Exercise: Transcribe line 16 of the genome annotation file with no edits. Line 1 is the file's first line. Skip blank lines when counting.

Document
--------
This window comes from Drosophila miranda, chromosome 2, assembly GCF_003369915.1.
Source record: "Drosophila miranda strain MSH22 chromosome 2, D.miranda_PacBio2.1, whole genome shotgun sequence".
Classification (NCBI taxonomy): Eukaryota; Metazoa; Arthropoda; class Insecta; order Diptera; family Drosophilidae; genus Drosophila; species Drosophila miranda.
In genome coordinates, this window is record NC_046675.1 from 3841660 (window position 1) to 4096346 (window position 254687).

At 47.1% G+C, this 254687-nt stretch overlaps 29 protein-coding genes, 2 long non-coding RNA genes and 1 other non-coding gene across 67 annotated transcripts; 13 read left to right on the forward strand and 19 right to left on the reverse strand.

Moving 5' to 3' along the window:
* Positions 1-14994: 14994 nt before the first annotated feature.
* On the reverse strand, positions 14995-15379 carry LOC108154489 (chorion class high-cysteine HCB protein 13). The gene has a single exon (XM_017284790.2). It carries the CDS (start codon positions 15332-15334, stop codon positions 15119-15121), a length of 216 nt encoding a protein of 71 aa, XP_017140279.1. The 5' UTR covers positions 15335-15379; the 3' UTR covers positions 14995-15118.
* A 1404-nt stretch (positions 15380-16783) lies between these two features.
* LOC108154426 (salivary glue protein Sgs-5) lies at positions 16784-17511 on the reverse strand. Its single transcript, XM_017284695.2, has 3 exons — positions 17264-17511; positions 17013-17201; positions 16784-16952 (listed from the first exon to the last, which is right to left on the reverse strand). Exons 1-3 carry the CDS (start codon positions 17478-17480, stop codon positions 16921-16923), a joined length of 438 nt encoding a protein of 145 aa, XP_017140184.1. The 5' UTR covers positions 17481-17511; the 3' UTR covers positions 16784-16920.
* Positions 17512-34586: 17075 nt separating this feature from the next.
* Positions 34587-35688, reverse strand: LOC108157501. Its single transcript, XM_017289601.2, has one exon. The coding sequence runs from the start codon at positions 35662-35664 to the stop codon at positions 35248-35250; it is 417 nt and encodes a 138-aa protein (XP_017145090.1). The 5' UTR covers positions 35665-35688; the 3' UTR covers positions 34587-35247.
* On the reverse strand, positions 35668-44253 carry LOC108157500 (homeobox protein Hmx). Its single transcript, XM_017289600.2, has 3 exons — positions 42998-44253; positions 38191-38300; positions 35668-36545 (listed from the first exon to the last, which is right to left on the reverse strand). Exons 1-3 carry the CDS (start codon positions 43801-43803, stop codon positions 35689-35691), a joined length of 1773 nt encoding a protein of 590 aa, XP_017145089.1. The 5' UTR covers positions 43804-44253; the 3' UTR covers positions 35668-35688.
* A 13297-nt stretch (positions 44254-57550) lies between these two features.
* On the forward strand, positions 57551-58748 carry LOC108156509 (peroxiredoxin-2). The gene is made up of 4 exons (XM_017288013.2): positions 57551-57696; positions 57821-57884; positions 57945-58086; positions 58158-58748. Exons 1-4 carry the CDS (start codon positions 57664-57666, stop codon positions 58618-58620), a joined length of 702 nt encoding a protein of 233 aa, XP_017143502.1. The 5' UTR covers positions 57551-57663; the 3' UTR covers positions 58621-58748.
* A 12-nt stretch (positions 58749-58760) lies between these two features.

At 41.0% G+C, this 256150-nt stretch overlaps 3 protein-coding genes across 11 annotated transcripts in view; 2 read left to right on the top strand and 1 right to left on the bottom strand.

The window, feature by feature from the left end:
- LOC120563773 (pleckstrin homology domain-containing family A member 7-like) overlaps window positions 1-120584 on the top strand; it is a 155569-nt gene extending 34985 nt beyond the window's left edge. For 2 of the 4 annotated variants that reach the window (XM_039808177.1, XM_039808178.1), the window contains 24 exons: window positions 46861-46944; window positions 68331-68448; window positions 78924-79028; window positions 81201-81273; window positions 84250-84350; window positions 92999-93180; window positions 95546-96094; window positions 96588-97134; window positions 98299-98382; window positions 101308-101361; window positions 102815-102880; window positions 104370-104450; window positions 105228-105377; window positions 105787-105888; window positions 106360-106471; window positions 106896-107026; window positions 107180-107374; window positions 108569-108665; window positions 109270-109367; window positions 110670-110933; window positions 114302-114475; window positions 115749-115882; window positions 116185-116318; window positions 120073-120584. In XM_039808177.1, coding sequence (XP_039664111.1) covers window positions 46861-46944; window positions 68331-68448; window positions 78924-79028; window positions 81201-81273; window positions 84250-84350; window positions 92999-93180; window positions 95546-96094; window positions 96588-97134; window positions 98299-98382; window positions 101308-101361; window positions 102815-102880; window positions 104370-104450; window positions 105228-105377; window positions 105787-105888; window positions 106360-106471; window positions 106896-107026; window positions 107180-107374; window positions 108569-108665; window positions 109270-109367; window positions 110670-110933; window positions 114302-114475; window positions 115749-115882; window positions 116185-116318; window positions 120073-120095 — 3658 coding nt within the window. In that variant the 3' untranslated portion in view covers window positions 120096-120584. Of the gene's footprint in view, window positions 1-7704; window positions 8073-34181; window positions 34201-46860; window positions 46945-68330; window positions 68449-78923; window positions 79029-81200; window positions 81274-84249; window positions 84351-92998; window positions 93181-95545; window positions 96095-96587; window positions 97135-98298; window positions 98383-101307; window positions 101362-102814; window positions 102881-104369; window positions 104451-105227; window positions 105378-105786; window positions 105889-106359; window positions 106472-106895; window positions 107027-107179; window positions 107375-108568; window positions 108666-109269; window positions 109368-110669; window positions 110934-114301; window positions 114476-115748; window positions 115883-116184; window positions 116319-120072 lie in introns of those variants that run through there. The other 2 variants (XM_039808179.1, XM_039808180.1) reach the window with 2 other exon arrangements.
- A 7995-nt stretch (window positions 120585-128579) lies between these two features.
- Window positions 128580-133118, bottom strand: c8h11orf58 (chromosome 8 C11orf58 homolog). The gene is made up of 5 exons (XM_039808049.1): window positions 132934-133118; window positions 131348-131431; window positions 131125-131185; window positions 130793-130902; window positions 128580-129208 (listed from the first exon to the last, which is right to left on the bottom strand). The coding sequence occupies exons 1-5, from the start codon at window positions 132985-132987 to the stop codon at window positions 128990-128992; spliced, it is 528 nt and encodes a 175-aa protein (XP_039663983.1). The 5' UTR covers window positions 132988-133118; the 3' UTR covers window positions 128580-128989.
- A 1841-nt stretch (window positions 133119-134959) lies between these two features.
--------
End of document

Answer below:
* A 12-nt stretch (positions 58749-58760) lies between these two features.